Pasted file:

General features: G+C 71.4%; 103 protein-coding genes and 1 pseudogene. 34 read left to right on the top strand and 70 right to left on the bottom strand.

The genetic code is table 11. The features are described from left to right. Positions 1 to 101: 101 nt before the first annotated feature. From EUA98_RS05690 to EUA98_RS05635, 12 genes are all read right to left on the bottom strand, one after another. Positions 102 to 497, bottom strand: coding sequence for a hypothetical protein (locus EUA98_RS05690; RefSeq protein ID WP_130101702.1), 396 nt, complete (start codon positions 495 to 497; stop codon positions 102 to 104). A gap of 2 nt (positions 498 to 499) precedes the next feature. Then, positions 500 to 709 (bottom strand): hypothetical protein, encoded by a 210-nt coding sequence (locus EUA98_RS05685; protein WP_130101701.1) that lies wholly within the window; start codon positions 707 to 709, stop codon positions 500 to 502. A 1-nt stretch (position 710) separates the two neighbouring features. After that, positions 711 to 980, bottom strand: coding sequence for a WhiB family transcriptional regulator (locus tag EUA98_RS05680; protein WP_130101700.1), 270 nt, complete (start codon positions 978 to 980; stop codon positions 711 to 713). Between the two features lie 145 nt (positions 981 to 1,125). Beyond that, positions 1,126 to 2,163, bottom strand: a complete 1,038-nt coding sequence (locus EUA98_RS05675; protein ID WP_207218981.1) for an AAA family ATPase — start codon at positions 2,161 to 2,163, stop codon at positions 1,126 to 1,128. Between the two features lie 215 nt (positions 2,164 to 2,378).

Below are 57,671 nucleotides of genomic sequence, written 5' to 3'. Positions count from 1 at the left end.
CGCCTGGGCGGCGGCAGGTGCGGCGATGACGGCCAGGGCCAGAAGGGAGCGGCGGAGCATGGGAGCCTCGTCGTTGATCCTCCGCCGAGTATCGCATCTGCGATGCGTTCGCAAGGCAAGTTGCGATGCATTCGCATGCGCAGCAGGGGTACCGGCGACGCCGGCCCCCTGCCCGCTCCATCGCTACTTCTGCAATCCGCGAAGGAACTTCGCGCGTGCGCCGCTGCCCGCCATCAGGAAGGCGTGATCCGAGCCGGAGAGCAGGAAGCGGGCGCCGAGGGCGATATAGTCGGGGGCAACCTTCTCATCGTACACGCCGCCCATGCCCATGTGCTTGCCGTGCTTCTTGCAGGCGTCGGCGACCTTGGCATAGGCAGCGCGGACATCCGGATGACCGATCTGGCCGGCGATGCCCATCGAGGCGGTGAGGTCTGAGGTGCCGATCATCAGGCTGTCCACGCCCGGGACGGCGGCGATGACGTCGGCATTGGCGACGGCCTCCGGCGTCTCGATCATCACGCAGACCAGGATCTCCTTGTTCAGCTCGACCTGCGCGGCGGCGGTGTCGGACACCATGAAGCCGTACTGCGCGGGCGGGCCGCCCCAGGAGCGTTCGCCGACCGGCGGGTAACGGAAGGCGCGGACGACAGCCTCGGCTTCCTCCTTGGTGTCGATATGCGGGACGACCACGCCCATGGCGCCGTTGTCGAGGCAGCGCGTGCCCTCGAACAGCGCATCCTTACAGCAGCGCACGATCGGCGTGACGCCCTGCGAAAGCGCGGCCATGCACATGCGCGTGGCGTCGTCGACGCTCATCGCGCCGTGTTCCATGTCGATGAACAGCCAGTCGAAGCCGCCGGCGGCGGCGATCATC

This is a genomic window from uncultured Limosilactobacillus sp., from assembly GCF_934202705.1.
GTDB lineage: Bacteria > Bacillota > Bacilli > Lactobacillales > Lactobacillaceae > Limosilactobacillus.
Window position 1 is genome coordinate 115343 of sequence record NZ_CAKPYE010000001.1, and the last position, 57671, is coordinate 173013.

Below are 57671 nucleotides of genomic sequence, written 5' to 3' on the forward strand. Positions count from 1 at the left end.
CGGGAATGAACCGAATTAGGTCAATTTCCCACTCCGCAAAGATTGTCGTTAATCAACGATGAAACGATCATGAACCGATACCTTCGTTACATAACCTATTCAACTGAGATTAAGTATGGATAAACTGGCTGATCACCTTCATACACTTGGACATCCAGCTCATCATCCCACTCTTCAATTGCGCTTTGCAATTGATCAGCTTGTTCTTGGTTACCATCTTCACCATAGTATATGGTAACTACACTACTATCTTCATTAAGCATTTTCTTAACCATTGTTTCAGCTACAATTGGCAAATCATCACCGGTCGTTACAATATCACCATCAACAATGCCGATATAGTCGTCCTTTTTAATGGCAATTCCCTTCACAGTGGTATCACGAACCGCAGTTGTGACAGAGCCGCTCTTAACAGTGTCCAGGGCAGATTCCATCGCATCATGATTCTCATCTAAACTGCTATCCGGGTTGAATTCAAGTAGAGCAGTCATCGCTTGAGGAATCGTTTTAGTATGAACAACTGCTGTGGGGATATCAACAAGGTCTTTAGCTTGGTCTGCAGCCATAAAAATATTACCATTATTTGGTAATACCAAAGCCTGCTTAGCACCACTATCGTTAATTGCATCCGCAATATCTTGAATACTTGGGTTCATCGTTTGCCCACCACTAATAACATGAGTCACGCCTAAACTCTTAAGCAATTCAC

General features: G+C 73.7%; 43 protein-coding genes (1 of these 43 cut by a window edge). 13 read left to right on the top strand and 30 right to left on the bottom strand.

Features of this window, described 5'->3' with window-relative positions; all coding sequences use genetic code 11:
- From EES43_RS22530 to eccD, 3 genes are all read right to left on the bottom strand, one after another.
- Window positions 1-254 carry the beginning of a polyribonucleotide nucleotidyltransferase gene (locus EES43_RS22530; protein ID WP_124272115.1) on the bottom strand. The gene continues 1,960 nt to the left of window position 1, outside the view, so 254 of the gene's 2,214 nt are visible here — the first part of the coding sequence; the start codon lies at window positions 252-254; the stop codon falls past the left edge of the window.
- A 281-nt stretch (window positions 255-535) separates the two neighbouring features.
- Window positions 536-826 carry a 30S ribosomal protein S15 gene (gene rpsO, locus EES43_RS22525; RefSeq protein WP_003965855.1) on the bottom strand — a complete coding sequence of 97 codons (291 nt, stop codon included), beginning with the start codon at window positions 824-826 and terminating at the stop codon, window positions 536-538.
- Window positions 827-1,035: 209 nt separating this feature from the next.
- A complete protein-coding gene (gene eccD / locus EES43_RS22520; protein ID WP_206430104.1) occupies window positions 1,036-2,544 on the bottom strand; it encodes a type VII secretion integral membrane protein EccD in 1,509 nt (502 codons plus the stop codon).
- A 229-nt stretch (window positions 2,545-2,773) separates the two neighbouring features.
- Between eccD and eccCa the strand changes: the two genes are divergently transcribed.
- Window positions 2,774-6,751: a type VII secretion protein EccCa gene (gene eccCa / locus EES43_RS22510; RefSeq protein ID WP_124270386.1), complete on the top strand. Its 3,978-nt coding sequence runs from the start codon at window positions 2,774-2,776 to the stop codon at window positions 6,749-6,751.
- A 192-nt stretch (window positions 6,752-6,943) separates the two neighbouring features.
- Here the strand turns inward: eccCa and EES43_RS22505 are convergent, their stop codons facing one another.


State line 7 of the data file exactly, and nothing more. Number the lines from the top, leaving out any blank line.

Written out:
Window position 1 is genome coordinate 115343 of sequence record NZ_CAKPYE010000001.1, and the last position, 57671, is coordinate 173013.